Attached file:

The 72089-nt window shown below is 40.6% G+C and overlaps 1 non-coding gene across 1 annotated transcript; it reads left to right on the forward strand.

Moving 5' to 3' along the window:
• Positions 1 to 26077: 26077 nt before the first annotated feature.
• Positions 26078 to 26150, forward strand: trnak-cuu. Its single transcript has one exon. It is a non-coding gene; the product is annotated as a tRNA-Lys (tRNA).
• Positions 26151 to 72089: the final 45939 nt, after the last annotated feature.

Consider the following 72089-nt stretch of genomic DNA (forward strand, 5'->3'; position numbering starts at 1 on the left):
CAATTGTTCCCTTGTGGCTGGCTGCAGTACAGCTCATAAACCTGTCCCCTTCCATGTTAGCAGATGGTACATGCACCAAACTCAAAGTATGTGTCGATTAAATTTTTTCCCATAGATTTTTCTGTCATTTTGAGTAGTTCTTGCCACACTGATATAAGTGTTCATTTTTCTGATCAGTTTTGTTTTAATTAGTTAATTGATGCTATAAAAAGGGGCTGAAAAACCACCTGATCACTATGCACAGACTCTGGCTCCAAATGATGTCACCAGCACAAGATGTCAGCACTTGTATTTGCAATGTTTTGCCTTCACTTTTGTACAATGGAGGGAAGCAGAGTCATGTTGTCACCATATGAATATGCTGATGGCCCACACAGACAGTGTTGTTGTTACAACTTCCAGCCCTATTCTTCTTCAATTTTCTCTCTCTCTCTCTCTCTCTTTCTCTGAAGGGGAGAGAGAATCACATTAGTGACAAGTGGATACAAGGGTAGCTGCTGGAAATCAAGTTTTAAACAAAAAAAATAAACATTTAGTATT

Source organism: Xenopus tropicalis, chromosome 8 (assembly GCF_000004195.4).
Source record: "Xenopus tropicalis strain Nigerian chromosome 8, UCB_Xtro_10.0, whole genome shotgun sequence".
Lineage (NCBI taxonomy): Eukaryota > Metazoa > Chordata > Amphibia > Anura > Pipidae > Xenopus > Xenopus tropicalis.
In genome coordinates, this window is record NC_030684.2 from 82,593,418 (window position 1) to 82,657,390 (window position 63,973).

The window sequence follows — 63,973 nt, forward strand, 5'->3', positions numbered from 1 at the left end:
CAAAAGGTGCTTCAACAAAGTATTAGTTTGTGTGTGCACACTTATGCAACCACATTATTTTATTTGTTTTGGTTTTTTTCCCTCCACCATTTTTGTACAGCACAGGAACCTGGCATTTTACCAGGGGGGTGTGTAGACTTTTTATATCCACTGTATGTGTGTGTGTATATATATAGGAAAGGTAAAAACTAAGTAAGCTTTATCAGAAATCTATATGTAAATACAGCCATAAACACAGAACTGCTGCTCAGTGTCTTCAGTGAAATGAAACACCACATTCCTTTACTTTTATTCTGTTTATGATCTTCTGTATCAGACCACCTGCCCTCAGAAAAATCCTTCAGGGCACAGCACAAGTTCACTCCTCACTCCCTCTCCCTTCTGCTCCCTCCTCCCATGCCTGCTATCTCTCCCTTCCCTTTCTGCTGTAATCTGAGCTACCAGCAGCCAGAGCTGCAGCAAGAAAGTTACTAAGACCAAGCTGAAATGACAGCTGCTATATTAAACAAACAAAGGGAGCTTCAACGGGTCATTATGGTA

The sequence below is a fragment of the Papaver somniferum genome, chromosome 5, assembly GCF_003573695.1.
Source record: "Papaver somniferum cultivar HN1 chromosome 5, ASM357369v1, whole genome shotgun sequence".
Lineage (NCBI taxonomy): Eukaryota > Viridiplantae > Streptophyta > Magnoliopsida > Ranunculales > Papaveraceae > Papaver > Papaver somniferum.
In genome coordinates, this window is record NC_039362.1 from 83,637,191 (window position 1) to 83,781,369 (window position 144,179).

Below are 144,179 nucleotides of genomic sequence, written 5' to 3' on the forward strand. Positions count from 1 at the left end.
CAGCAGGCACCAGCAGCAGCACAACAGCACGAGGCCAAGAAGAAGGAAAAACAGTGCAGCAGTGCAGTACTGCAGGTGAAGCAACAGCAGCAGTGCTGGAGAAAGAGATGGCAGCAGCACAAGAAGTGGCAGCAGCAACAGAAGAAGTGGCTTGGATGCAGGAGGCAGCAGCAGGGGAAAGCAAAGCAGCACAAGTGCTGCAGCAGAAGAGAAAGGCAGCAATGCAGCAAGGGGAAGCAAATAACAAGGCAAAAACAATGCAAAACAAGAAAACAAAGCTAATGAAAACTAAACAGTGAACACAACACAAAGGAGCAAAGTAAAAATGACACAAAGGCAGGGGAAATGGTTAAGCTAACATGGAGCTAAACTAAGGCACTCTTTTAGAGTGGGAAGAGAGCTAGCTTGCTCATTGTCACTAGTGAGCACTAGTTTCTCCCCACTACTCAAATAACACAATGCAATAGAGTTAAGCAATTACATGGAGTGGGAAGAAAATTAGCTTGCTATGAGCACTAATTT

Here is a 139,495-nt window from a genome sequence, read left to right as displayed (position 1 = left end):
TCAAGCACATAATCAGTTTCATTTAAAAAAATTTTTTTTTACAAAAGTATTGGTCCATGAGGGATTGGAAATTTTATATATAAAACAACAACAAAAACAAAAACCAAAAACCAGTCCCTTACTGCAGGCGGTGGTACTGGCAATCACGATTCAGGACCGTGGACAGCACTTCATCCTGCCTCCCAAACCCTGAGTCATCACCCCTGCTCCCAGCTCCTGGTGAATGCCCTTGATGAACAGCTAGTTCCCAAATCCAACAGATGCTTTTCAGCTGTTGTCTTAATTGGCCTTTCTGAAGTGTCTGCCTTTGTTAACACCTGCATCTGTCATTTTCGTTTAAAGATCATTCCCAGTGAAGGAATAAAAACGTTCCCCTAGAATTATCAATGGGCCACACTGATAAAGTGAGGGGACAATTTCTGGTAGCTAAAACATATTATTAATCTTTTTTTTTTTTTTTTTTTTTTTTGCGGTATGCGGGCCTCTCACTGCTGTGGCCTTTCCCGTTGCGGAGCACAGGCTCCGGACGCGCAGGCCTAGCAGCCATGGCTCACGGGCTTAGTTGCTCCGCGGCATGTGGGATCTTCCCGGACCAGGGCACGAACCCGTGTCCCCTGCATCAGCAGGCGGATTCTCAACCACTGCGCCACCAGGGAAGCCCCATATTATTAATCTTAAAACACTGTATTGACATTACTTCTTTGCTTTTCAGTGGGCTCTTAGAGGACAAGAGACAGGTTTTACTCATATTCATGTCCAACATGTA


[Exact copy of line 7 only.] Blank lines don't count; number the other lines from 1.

CAATTGTTCCCTTGTGGCTGGCTGCAGTACAGCTCATAAACCTGTCCCCTTCCATGTTAGCAGATGGTACATGCACCAAACTCAAAGTATGTGTCGATTAAATTTTTTCCCATAGATTTTTCTGTCATTTTGAGTAGTTCTTGCCACACTGATATAAGTGTTCATTTTTCTGATCAGTTTTGTTTTAATTAGTTAATTGATGCTATAAAAAGGGGCTGAAAAACCACCTGATCACTATGCACAGACTCTGGCTCCAAATGATGTCACCAGCACAAGATGTCAGCACTTGTATTTGCAATGTTTTGCCTTCACTTTTGTACAATGGAGGGAAGCAGAGTCATGTTGTCACCATATGAATATGCTGATGGCCCACACAGACAGTGTTGTTGTTACAACTTCCAGCCCTATTCTTCTTCAATTTTCTCTCTCTCTCTCTCTCTCTTTCTCTGAAGGGGAGAGAGAATCACATTAGTGACAAGTGGATACAAGGGTAGCTGCTGGAAATCAAGTTTTAAACAAAAAAAATAAACATTTAGTATT